November 10, 1992 |
Dentaurum Inc. booth (above) displays a variety of orthodontic appliances during the Middle Atlantic Society of Orthodontists Convention at the Adam's Mark Hotel. At right are some orthodontic custom designs of Pro-Pal.
July 9, 2010 |
A little more than 20 years ago, Bridget Morris was set to embark on a career as an interior designer. But during a semester in Italy, papermaking and book restoration stole her away. She dropped out of Philadelphia University and returned to Cortona, Italy, for two years to study the craft. When she came back to Philadelphia, Morris worked from 1991 to 1996 at William H. Allen, Bookseller, on Walnut Street, toiling beneath a multicolored crystal chandelier on rare volumes in Greek and Latin.
November 2, 2010
THE MIAMI HEAT'S LeBron James got into the Halloween spirit by wearing a custom-made mouthguard sporting fangs while playing against the Magic on Friday night. Of course, there's now talk of the NBA handing out a ridiculous fine for such non-sanctioned behavior. That doesn't sit well with us or Bobbie Quinn, whose Philadelphia-based company, Sport Guard Inc., manufactured the custom mouthguard. "I'm a little distressed," Quinn said yesterday. "If [the mouthpiece] is not approved because it's flashy, well . . . I understand that.
February 12, 1991 |
Most businesspeople have to pay to get their advertising message out. Bernie Moeller has people clamoring to buy his ads from him. He's the proprietor and artist of Bernie's Tattooing, at the dead end of West Avenue in Bristol Township, and frankly he has never had much of a budget for advertising in 14 years in the business. "I just give out a few T-shirts and word-of-mouth. That's it," Bernie says. There's no way Bernie could avoid generating a lot of word-of-mouth, as a matter of fact, because he is a striking sight.
December 4, 1990 |
With autumn comes the tradition of apple cider freshly pressed by small operations such as Solebury Orchard, which makes its own cider and custom- presses for other orchards. Working out of a small garage near New Hope, Brian Smith, the owner, and Steve Elliott produce from 500 to 2,000 gallons per press.
July 20, 2015 |
One in a continuing series spotlighting real estate markets in the region's communities. Anyone who comes across Harrison Township is quickly aware that it is more widely known as Mullica Hill. What about South Harrison Township? The less widely known Gloucester County community remains rural, with new construction on large lots, horse farms, roadside produce stands, and the Wagonhouse Winery - the only place allowed to sell alcohol in a historically "dry" town. By comparison, Harrison Township is "a metropolis," says Patricia Settar, an agent with Berkshire Hathaway Home Services Fox & Roach Realtors in Mullica Hill, just a five-minute drive away.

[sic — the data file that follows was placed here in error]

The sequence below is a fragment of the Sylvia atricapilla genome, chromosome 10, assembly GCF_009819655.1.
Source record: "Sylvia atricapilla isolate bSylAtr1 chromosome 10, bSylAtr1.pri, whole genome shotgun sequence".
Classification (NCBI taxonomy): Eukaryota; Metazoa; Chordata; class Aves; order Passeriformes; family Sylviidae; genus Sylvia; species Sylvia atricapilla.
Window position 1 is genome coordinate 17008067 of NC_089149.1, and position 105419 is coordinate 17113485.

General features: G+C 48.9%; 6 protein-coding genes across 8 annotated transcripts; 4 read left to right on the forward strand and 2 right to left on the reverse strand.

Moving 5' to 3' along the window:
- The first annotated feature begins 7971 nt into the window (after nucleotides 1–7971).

January 4, 2015 |
Standing in her small kitchen, Kelly Adomsky closed her eyes and imagined emptying the dishwasher. She envisioned where her two boys would play as she cooked dinner. She thought about where she would entertain. To prepare for the renovation of her growing family's home, Adomsky, a stay-at-home mother and former advertising professional, thought about every detail. The 1,700-square-foot, three-bedroom ranch in Doylestown Township, which her husband, Jonathan, had bought before they were married, had issues.
September 25, 2015
ISSUE | KAPAROT Jewish tradition misrepresented While I am reluctant to be seen as supporting a custom that is in fact dismissed in the Code of Jewish Law ( Orach Chaim 605:1 ), as one that should not be practiced, I cannot overlook the vicious headline and misleading content of this letter ("A barbaric means of atonement," Monday). The custom, observed by some, of slaughtering a chicken and donating it to a poor family before the Day of Atonement is not a requirement of Jewish law. When observed, Jewish law requires that the chicken be treated humanely, as in the case of all animals slaughtered for kosher food.
December 30, 1986
The Civic Center management, in its infinite wisdom, has directed the custom-car, van and motorcycle show (as it was known) to eliminate motorcycles from the show. When this piece of information reached me I was immediately disappointed. My disappointment quickly changed to curiosity, so I called World of Wheels, which coordinates the show, and asked why. The answer was, "The Civic Center management does not want bikers at the show. " I do not like to be labeled a biker and discriminated against by some middle-management bureaucrat who does not know the difference between a custom-motorcycle hobbyist and a "biker.
November 1, 2013
C AROLYN BRANDHORST, 49, of Old City, recently relocated her family business, the Papery, from 3rd and Arch streets to Locust near 12th, after a decade. The new space, next to the restaurant Vedge, has enabled Brandhorst to reinvent the store as a custom-design studio for wedding and party invitations, in addition to the more-familiar retail aspects of stationery and gifts. Q: You moved the business to the trendy area now called Midtown Village. Why? A: Our business model changed and we became a custom-invitation studio, and the old store wasn't designed to keep up with the work.